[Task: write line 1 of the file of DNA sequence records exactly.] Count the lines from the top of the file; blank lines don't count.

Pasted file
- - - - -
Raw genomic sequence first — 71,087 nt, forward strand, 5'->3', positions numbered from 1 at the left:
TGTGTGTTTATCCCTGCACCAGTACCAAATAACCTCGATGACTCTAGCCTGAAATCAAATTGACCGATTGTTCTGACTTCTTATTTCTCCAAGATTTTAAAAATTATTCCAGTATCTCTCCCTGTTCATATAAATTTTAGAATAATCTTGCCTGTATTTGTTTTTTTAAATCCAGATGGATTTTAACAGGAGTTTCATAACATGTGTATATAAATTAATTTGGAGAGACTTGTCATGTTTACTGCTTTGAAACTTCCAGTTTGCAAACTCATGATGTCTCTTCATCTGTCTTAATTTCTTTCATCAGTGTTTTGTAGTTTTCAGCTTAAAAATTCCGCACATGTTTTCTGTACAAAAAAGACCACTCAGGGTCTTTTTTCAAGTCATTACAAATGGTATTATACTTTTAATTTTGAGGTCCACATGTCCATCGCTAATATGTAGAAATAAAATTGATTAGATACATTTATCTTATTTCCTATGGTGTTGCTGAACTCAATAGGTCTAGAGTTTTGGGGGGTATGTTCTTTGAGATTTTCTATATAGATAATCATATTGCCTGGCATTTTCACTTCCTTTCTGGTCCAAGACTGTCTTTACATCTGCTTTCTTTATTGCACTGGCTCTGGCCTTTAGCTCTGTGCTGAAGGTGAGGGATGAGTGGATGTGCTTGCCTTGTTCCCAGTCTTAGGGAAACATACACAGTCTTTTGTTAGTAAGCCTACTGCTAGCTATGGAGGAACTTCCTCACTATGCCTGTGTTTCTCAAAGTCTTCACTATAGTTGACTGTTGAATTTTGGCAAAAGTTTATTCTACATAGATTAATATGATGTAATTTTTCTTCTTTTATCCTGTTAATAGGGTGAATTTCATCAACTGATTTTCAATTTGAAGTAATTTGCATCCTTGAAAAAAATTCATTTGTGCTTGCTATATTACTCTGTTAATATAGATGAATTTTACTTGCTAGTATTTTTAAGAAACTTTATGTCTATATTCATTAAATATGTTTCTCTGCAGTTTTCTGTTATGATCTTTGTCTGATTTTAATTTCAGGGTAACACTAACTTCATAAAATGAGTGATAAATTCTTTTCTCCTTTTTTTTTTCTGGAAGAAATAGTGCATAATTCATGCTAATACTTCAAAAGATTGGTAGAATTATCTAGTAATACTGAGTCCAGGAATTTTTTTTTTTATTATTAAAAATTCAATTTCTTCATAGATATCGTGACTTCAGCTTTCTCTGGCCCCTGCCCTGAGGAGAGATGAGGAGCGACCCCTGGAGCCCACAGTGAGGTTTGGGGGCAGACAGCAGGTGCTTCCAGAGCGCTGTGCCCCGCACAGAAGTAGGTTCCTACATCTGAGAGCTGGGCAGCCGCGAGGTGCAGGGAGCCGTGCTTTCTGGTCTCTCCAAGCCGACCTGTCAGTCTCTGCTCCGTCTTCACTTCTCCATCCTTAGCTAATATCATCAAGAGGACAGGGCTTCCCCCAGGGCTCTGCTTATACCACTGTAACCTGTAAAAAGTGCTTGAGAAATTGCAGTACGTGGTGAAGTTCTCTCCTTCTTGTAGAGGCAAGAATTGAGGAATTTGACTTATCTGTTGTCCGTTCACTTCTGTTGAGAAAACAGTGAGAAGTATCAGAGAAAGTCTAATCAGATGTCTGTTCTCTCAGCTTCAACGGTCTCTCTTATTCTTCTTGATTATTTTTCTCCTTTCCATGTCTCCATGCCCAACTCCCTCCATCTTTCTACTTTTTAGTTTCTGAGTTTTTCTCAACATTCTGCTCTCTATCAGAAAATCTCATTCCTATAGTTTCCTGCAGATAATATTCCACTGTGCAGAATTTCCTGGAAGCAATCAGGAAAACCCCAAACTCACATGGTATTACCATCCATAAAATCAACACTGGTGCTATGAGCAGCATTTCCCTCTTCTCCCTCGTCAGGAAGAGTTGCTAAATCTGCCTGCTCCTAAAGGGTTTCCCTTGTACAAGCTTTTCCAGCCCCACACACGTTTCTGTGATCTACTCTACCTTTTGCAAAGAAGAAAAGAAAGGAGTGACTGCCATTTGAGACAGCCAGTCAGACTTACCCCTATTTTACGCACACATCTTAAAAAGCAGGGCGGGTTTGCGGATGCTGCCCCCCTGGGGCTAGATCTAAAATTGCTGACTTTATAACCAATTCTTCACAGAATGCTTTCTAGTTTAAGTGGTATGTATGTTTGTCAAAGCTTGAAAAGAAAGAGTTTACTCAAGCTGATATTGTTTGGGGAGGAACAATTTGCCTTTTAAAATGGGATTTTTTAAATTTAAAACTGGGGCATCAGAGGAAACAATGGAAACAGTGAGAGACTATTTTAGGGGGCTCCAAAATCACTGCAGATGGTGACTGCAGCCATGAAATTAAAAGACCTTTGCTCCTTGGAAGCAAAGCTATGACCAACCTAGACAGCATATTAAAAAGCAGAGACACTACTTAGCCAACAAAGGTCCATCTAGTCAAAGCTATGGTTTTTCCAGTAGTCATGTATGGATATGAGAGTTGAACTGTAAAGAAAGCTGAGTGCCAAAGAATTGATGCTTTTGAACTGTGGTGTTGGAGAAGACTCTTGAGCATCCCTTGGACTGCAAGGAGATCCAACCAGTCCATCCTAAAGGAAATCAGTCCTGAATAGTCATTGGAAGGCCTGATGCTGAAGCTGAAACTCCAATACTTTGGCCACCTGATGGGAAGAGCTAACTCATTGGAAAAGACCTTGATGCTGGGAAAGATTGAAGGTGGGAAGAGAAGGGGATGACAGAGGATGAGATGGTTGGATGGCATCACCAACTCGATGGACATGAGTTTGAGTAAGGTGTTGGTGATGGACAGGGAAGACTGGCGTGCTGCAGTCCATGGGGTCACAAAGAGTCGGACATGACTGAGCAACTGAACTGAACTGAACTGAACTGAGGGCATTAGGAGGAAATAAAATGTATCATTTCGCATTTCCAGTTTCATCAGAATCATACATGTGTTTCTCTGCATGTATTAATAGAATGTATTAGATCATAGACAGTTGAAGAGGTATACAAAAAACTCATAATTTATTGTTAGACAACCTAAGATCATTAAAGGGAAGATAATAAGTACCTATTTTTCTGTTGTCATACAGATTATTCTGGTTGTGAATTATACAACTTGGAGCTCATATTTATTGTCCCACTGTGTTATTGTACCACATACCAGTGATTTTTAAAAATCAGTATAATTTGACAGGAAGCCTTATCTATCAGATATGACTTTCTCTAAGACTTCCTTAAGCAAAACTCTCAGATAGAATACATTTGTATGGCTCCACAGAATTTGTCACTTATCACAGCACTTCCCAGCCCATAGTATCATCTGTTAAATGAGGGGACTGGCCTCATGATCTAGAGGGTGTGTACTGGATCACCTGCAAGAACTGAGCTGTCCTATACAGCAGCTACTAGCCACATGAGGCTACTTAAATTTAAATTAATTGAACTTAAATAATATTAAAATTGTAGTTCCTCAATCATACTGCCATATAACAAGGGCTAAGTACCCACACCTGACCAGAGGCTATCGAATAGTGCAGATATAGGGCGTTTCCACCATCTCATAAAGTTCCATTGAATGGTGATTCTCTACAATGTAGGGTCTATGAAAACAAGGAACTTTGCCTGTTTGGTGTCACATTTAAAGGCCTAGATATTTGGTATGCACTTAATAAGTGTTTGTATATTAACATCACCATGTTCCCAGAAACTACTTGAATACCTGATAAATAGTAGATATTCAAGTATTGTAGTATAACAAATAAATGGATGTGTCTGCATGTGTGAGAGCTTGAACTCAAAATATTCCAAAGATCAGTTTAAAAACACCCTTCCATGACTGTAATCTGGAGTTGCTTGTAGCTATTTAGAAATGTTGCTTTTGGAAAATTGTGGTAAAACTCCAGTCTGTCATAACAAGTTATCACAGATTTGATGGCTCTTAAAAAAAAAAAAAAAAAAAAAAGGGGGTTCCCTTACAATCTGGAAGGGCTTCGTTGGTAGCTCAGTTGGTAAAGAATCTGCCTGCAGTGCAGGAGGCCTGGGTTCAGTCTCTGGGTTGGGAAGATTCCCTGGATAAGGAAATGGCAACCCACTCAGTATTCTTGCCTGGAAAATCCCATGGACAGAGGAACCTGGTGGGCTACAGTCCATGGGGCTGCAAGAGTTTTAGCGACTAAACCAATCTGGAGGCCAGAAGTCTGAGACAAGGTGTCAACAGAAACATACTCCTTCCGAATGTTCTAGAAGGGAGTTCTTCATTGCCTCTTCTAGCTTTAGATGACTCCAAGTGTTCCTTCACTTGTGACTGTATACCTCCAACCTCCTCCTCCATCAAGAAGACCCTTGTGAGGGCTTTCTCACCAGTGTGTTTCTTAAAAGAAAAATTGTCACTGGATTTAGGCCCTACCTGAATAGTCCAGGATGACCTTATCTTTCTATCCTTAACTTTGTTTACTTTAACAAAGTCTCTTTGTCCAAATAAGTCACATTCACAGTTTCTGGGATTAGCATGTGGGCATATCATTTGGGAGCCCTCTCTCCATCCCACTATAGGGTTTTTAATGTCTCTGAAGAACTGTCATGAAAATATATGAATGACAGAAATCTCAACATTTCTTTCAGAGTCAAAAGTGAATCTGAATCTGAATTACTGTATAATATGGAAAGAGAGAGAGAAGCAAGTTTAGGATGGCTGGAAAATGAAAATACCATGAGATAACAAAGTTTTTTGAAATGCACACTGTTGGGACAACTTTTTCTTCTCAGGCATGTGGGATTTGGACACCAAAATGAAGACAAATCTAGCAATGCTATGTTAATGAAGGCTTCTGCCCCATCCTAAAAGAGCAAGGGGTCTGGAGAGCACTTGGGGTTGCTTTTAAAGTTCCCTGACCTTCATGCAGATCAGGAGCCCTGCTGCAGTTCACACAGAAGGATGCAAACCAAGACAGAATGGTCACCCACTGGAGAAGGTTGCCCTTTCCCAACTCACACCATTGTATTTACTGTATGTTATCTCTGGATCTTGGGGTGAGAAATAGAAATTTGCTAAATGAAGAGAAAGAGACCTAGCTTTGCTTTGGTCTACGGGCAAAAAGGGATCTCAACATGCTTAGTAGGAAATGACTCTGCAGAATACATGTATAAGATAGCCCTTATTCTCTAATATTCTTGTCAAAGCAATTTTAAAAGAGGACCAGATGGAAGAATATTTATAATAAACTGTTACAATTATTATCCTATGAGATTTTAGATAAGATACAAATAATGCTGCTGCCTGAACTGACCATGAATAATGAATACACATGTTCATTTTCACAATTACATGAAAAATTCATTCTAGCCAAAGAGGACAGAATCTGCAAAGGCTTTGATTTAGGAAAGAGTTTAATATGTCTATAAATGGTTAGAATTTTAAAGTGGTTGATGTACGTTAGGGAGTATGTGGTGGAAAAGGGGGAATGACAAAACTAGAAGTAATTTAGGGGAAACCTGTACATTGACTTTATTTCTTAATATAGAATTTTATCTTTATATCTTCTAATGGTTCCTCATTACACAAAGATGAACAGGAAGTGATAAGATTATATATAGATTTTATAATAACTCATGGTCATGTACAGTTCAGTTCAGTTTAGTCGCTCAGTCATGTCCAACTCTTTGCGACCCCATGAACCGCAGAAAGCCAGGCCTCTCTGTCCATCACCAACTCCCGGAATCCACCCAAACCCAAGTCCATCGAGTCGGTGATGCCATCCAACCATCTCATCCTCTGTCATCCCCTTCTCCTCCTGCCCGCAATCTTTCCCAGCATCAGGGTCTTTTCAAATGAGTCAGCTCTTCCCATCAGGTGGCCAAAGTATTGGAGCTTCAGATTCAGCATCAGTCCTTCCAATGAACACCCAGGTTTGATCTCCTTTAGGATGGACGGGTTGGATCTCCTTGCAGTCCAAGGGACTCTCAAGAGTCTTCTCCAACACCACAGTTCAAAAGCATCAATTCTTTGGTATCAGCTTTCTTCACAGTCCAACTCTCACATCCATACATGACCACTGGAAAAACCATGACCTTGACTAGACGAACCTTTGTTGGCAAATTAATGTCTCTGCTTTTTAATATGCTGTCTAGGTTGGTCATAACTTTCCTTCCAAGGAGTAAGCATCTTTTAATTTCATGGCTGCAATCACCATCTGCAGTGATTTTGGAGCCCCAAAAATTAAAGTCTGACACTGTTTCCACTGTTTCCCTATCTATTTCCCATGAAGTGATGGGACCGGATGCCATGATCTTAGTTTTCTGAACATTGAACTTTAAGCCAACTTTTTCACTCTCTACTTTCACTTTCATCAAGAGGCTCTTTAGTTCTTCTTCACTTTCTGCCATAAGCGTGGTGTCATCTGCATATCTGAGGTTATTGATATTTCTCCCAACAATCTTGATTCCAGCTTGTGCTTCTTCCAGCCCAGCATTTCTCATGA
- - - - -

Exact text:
Raw genomic sequence first — 71,087 nt, forward strand, 5'->3', positions numbered from 1 at the left: